The same treatment could be used for a lot of other vegetables, varying the cooking time as needed. I’ve noticed that the intense heat of a wok does good things for kale, so I plan to try that next.

The steak was from a local rancher. Those folks are having a hard time with restaurants closed and meat processors losing capacity, so please, patronize the hell  out of your local meat growers if you are lucky enough to have them.

 

 

Living in Interesting Times: Using What You Have II


This weekend I was corresponding with a friend about marinated tofu, and it caused me to think about the importance  (especially now) of using what I produce. On a half-acre suburban lot, I won’t be growing my own staples or raising large meat animals. Nor is growing grain rice or soybeans feasible. But I do have chickens, and in season they lay like crazy and the eggs start to pile up. I started to wonder if I could make a proteinaceous food somewhat akin to tofu out of eggs or egg yolks.
My concentration is on yolks because they are the most nutritious and delicious part of the egg. So if you have any belief that yolks aren’t good for you, this post won’t be for you. But to me, a wasted yolk is truly unfortunate.

My first attempt was to beat up 20 egg yolks with a little salt and bake them in an oiled loaf pan at 225 degrees until set. After cooling, I sliced pieces off the resulting yolk cake and used them like tofu in a stir-fry, seen at the top of this post. The result was a little bland and chewy, in my opinion, but my husband liked it okay. He is very polite. The problem is that yolk cake is very dense and seasonings don’t penetrate it well. If the yolk mixture was preseasoned in some way I might like it better, but I decided to experiment with other cooking methods.

Currently, I’m using an omelette  method. I beat up 10 yolks and one whole egg with a pinch of salt and heat up my 12” nonstick skillet over medium-high heat. When the skillet is hot I put in a glug of avocado oil, stir it around, and pour in the yolk mixture. I turn the heat to medium, let it cook until partially set, and flip it over with a spatula. Cook on the other side for a minute or two until just set in the middle and turn it out onto a plate to cool. When cool, I cut it into strips about 2”long and a quarter inch wide. They can be stored in a ziplock in the refrigerator for a few days. They are a good size to add to a stir-fry in the same way that you would use meat, or to add to a fried noodle dish like this one. I especially like them with thin noodles, and if I plan to cook them with broader noodles I cut the yolk strips to match the width of the noodles. Put them in a soy marinade the same way you would treat meat, and add at the same stage of cooking that you would add pork strips but cook them for a shorter time. They absorb flavors better that the yolk cake described above.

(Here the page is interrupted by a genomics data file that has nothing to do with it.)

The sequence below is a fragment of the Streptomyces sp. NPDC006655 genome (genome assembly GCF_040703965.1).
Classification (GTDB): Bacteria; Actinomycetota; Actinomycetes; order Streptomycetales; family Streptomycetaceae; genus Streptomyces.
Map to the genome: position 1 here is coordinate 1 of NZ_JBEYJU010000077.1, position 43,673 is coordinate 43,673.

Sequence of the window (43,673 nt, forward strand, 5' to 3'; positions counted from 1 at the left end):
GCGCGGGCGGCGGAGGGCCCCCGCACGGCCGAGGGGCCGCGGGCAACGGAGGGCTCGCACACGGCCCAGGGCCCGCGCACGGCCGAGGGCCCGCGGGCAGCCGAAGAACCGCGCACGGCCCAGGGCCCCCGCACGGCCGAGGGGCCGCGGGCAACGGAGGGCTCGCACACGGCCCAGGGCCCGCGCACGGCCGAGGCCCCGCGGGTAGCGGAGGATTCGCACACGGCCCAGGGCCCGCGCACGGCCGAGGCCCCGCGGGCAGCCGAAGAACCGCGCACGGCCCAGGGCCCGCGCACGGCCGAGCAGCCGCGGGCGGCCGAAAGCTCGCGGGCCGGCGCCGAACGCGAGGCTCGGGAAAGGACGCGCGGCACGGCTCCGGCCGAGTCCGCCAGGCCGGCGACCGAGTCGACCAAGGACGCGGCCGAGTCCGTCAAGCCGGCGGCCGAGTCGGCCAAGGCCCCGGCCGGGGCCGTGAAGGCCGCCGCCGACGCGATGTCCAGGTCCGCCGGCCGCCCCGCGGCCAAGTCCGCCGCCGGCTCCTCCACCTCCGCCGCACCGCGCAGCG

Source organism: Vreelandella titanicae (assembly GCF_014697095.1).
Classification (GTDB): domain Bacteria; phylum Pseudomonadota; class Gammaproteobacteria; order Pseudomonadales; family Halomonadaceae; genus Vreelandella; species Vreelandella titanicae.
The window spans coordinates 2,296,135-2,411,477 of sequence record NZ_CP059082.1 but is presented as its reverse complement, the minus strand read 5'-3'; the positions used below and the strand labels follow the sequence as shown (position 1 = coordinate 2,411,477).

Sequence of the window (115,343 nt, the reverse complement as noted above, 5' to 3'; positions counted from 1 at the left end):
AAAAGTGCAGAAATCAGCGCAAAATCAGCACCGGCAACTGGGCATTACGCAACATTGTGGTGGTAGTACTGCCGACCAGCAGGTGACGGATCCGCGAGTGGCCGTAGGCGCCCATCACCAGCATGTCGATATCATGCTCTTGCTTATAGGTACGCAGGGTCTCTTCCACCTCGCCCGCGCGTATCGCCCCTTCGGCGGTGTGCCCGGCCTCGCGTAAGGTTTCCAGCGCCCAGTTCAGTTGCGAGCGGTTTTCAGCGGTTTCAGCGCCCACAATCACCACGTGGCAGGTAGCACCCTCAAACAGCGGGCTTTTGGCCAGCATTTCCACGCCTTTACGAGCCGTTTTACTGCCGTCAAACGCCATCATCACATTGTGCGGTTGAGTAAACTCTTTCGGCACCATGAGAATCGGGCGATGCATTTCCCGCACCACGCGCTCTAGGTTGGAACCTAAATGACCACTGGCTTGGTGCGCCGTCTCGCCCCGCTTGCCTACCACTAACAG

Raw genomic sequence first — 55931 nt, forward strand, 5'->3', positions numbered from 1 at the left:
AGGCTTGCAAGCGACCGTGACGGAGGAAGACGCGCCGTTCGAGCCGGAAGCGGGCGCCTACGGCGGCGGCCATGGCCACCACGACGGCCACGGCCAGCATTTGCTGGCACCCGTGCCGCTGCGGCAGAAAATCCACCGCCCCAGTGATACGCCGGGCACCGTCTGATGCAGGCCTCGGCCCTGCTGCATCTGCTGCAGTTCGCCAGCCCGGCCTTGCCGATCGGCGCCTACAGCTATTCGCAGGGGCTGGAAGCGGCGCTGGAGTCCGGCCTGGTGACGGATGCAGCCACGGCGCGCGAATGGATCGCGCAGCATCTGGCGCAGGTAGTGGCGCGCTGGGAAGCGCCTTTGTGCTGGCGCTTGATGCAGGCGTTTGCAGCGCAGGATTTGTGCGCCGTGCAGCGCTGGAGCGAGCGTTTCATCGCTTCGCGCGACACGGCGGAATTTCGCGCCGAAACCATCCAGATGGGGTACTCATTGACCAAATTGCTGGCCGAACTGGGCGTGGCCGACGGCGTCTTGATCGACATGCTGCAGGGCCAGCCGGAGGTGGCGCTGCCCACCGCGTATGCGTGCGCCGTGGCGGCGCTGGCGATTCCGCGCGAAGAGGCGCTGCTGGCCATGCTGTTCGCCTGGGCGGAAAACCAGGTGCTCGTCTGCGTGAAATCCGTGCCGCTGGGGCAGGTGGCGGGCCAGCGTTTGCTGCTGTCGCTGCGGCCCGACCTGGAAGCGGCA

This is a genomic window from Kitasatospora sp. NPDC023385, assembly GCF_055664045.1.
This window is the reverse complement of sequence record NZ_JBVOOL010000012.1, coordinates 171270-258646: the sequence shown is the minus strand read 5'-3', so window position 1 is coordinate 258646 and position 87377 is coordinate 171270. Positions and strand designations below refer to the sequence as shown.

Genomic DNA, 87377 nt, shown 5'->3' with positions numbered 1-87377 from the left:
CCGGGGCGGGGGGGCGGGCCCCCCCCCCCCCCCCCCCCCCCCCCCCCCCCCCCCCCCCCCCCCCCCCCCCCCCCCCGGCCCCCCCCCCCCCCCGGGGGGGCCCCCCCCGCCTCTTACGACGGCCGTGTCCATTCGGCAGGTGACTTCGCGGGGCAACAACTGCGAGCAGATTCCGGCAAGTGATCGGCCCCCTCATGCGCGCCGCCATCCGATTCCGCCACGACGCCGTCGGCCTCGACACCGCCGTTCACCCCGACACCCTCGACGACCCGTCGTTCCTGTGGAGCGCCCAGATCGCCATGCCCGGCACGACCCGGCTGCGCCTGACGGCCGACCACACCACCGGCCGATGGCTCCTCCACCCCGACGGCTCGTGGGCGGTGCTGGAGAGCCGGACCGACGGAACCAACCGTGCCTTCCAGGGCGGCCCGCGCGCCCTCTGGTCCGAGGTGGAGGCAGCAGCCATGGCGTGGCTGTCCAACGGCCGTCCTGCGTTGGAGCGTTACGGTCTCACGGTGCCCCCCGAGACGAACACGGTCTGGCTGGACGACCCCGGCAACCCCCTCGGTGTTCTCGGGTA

Any leftover yolk strips that are still good and unspoiled make great dog treats.

The whites aren’t wasted when I use yolks, and neither are the shells. I put them in a microwave-safe bowl, chop them up some with a stick blender, and cook them a few minutes in the microwave to make a concoction that we call “chicken cake.” The hens gobble it up and get back some of the protein and minerals that they put into making eggs.